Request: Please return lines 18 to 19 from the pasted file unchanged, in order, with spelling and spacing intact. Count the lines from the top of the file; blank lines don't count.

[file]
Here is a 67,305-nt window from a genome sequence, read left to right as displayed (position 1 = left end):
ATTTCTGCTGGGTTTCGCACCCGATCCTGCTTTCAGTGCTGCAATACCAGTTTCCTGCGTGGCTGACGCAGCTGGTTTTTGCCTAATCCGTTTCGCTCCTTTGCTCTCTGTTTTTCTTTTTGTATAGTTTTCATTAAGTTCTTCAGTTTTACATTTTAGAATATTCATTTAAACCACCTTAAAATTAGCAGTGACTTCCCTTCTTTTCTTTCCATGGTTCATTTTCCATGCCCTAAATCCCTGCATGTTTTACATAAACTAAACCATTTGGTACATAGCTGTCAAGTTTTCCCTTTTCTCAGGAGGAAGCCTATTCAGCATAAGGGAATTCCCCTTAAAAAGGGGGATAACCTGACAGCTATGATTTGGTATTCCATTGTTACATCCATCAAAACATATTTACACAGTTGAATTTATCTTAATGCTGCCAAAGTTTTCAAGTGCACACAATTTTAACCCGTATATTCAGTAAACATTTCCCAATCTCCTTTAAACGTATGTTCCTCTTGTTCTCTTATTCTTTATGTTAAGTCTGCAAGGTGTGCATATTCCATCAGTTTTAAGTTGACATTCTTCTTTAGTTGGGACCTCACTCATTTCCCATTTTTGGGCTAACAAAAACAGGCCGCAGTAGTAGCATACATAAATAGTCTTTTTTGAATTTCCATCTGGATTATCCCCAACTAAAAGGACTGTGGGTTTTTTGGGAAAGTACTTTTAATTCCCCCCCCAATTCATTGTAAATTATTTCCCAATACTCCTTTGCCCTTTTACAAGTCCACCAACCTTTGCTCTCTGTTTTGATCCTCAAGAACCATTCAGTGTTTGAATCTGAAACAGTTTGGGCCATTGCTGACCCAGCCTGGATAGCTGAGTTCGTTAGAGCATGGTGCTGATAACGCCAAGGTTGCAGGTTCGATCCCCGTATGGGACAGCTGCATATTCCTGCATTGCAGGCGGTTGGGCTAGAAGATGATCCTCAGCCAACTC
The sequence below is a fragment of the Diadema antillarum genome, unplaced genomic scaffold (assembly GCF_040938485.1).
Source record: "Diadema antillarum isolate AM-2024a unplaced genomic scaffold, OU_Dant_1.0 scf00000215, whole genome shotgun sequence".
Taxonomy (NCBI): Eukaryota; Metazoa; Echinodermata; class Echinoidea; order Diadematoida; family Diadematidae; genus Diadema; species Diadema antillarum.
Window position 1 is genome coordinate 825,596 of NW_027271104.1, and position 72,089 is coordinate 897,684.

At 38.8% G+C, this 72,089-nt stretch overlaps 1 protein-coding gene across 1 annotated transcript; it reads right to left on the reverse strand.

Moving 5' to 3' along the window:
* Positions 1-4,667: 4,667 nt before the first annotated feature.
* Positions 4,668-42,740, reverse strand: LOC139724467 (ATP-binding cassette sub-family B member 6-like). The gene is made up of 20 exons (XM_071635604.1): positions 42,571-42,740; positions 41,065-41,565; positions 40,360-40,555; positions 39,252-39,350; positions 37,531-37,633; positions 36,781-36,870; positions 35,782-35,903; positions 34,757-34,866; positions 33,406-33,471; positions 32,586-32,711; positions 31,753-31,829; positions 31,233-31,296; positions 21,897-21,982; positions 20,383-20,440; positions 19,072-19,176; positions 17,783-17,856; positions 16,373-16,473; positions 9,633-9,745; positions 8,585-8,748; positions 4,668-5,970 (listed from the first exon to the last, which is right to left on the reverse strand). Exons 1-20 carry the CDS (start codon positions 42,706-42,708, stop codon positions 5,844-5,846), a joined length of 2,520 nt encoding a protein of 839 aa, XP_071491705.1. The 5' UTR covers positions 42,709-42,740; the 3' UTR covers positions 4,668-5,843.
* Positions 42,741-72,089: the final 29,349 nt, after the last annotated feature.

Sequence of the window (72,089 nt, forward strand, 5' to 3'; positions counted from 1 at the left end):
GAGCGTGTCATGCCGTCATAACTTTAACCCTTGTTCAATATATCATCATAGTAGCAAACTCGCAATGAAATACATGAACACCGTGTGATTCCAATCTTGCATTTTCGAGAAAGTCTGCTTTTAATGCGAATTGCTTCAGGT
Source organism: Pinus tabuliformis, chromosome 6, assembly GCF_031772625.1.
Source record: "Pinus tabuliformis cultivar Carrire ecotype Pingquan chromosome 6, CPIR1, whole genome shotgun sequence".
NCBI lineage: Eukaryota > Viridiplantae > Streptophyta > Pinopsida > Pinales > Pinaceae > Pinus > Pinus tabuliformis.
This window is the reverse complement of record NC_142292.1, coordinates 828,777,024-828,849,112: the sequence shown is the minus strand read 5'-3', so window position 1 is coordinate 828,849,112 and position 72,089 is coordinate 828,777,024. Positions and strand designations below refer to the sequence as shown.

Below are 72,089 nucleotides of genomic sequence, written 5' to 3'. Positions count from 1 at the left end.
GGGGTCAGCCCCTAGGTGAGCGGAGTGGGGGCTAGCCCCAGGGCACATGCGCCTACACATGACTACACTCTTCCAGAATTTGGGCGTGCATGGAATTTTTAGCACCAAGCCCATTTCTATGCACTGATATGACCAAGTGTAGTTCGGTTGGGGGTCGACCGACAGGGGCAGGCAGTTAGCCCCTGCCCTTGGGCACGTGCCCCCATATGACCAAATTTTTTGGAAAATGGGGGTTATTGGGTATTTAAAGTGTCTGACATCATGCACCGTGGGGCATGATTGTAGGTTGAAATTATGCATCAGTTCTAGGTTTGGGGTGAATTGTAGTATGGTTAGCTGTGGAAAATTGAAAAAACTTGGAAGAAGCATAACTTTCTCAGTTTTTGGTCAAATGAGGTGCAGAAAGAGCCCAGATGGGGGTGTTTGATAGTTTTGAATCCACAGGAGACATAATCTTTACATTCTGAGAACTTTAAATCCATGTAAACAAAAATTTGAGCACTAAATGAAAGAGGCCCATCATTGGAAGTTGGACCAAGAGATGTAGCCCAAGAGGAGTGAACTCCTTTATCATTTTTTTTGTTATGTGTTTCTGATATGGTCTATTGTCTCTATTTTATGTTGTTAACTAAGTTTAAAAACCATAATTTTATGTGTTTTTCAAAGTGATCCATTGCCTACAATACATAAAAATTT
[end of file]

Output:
Below are 72,089 nucleotides of genomic sequence, written 5' to 3'. Positions count from 1 at the left end.
GGGGTCAGCCCCTAGGTGAGCGGAGTGGGGGCTAGCCCCAGGGCACATGCGCCTACACATGACTACACTCTTCCAGAATTTGGGCGTGCATGGAATTTTTAGCACCAAGCCCATTTCTATGCACTGATATGACCAAGTGTAGTTCGGTTGGGGGTCGACCGACAGGGGCAGGCAGTTAGCCCCTGCCCTTGGGCACGTGCCCCCATATGACCAAATTTTTTGGAAAATGGGGGTTATTGGGTATTTAAAGTGTCTGACATCATGCACCGTGGGGCATGATTGTAGGTTGAAATTATGCATCAGTTCTAGGTTTGGGGTGAATTGTAGTATGGTTAGCTGTGGAAAATTGAAAAAACTTGGAAGAAGCATAACTTTCTCAGTTTTTGGTCAAATGAGGTGCAGAAAGAGCCCAGATGGGGGTGTTTGATAGTTTTGAATCCACAGGAGACATAATCTTTACATTCTGAGAACTTTAAATCCATGTAAACAAAAATTTGAGCACTAAATGAAAGAGGCCCATCATTGGAAGTTGGACCAAGAGATGTAGCCCAAGAGGAGTGAACTCCTTTATCATTTTTTTTGTTATGTGTTTCTGATATGGTCTATTGTCTCTATTTTATGTTGTTAACTAAGTTTAAAAACCATAATTTTATGTGTTTTTCAAAGTGATCCATTGCCTACAATACATAAAAATTT